Money and Ministry: Making a Living

Money and Ministry: Making a Living

People who dedicated themselves full time to God’s service deserve to be paid well for their work.

Would you expect a contractor to remodel your house free of charge? Do you go to the doctor without paying for his services? Would you go to the store to get food without bringing money to pay for it? Of course not — money is a part of every profession. So why do so many people have a problem with money and ministry?

All work has value. Whether someone provides you a good you need to survive or a service that will make your life easier, you compensate them. We pay people to show them our appreciation for their time and effort and to enable them to provide well for their own needs.

When it comes to money and ministry, though, things get awkward. It takes money to run a ministry, but many great organizations are limited in their effectiveness by poor financial management. Following God’s Master Plan for your money can help with ministry finances. But it’s also important to clear up the misunderstanding that money and ministry don’t go together. Because the Bible is clear that they do.
If you work in ministry full-time, that work should provide you a wage that will support your family. tweet this!
If you work in ministry full time, that work should provide you with a livable wage that will support you and your family. Even if you work part-time in ministry, you should get some compensation for the amount of time and effort that you put into the work.

Money and Ministry: What Does Jesus Say?

Jesus addresses the tension between money and ministry in Luke 10:5-7, when He gives His disciples instructions on how they should handle the practical aspects of traveling ministry assignments:

When you enter a house, first say, ‘Peace to this house.’ If someone who promotes peace is there, your peace will rest on them; if not, it will return to you. Stay there, eating and drinking whatever they give you, for the worker deserves his wages. Do not move around from house to house.

Later on, in I Timothy 5:17-18, Paul gives similar advice to his protege Timothy, who is also working in full-time ministry:

17 The elders who direct the affairs of the church well are worthy of double honor, especially those whose work is preaching and teaching. 18 For Scripture says, “Do not muzzle an ox while it is treading out the grain,” and “The worker deserves his wages.”

Both of these passages make the same point: People who work hard in ministry deserve to be compensated fairly for their time and effort.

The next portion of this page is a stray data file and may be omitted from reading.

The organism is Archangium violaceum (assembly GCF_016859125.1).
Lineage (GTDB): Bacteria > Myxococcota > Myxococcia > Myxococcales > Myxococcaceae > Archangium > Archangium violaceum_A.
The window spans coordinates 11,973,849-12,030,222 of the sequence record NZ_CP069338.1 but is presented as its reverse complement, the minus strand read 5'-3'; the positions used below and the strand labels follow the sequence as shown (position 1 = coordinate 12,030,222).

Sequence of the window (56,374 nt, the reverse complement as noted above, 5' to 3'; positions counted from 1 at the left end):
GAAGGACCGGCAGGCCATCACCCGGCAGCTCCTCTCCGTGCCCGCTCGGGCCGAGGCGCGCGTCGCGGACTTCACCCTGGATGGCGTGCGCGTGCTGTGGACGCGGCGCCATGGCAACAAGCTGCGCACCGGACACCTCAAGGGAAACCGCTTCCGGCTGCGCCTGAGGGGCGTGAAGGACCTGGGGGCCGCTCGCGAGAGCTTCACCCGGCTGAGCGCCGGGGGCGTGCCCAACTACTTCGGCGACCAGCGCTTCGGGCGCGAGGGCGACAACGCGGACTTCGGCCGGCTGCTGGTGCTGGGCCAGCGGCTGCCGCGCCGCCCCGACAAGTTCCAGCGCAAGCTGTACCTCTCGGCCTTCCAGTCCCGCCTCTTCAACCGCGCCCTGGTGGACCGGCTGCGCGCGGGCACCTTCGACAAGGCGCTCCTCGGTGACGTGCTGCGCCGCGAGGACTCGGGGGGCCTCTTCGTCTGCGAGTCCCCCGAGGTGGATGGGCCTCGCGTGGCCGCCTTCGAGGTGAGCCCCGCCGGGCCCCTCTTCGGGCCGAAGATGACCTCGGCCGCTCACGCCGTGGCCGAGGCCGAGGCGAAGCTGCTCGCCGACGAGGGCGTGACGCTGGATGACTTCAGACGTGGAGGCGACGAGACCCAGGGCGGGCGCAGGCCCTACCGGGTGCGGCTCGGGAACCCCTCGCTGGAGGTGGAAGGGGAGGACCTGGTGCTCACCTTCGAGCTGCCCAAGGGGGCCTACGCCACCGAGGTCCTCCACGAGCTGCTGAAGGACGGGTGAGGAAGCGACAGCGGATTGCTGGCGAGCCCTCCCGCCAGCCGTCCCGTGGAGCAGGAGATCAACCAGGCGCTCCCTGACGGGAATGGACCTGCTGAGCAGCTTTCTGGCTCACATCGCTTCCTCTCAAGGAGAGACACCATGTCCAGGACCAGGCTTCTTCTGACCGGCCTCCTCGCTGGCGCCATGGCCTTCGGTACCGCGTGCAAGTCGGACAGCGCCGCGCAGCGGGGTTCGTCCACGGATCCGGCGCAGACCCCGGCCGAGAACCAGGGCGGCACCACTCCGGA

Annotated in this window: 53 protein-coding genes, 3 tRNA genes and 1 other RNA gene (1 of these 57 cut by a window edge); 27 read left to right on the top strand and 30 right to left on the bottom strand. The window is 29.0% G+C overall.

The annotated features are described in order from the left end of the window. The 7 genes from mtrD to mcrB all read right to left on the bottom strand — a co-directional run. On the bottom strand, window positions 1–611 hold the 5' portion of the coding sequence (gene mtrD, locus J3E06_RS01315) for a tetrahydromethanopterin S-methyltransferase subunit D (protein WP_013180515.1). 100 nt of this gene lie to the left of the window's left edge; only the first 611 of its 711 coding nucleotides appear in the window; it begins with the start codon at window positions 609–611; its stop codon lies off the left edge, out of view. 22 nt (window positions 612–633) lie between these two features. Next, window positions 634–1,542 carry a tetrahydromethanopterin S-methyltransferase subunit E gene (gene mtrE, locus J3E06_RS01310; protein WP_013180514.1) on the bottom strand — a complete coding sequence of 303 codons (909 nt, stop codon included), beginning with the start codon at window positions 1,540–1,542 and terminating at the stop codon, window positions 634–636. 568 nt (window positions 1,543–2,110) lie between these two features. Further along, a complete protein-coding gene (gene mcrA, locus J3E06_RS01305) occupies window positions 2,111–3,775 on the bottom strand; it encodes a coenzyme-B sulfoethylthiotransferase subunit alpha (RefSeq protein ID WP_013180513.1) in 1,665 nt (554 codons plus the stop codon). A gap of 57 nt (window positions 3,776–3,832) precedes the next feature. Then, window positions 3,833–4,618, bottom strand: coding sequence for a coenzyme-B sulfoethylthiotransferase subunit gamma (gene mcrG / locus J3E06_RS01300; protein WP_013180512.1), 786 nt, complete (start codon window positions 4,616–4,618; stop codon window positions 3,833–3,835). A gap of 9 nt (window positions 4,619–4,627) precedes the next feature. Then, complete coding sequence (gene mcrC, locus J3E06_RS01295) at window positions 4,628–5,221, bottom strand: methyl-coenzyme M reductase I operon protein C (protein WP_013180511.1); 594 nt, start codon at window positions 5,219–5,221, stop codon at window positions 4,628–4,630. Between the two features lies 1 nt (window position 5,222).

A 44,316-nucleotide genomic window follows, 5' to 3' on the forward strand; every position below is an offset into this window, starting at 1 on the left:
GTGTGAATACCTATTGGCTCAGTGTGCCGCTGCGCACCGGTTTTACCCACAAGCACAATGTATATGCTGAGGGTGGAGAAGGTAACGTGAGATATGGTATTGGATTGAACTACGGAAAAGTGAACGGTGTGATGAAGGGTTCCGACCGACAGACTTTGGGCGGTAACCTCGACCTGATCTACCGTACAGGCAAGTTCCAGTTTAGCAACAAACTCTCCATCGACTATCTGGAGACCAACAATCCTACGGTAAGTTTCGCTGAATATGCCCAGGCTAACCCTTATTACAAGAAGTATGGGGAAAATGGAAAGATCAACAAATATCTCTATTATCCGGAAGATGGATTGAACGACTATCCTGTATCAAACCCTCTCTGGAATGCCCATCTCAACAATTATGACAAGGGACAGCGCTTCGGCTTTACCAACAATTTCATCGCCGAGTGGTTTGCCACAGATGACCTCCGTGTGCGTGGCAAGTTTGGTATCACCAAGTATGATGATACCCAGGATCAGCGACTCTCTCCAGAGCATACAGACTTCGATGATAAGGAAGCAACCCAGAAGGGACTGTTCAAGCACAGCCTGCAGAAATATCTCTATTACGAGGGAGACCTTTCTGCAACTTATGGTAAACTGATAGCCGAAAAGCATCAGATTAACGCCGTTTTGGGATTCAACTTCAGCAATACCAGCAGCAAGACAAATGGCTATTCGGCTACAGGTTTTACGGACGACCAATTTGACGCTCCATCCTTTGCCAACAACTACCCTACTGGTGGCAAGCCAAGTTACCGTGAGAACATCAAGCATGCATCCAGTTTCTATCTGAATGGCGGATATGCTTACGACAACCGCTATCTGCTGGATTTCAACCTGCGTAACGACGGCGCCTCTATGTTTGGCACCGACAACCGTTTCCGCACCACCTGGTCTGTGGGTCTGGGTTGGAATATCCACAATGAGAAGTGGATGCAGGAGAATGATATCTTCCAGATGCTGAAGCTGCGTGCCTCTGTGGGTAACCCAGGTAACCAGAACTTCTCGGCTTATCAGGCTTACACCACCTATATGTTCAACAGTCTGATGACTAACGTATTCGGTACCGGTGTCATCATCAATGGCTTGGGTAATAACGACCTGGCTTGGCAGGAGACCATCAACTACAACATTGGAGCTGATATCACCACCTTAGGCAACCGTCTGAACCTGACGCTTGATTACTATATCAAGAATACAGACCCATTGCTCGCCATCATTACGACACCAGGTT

Jesus understood that “the worker deserves his wages,” and He instructed His disciples to receive physical support from the people that they ministered to. Paul used this instruction — as well as the Old Testament prohibition against forcing an ox to labor without feeding him — to convince Timothy that people who work in the church should receive both honor and financial reward.

Real-Life Application

This teaching has real ramifications in ministry as well. Some people become uncomfortable when they arrive at the intersection of money and ministry. They believe ministers shouldn’t make much money or that wealth is incompatible with service to God. But scripture doesn’t support those ideas. Looking at the teachings of Jesus and Paul, it’s safe to say that God intends for His full-time workers to make money and to enjoy a life of financial contentment.
Working in ministry without an income will eventually lead to stress, worry, discontentment and burnout. tweet this!
What does this all mean for you? If you run a ministry or do faith-based non-profit work, you need to make sure you’re being paid for your work. It can be tempting to forego a salary, especially if money is tight for your organization. But you can’t live that way for long — it’s simply not sustainable.

You need to have an income and personal money independent of your ministry’s cash. Unless you have some other resources at your disposal, working in ministry without an income will eventually lead to stress, worry, discontentment and burnout. It may sound noble to work for free, but ultimately foregoing a paycheck does more harm to your organization than good.

If you work in the secular world, these principles have real implications for you too. The work of the Kingdom must be funded, and God expects those of us with incomes to give generously to fund that work. Our tithes provide the funding that makes church happen, and our generous giving is what allows missionaries to take the gospel to all corners of the earth. Just as you wouldn’t expect a doctor, contractor or grocer to work for free, you shouldn’t expect your ministers to work for nothing either.

God's Master Plan For Your MoneyManaging Money in Your Ministry

If you work in ministry, you might have experienced some tension surrounding your finances. Financial trouble might even make you wonder if a life of ministry is worth the hardships. But if God has called you to His work, He doesn’t intend for money to get in your way.

For years, I have helped people find freedom in their finances by following God’s plan for their money. If you work in ministry and need a hand figuring out your financial life, it would be my honor to help you. My free e-book, “God’s Master Plan for Your Money,” is full of encouragement and practical tips to help you start your journey to financial freedom. You can download it instantly by filling out this form:

The work you do for the Kingdom of God is incredibly important. Let’s walk together to make sure it lasts.

Brian Jewell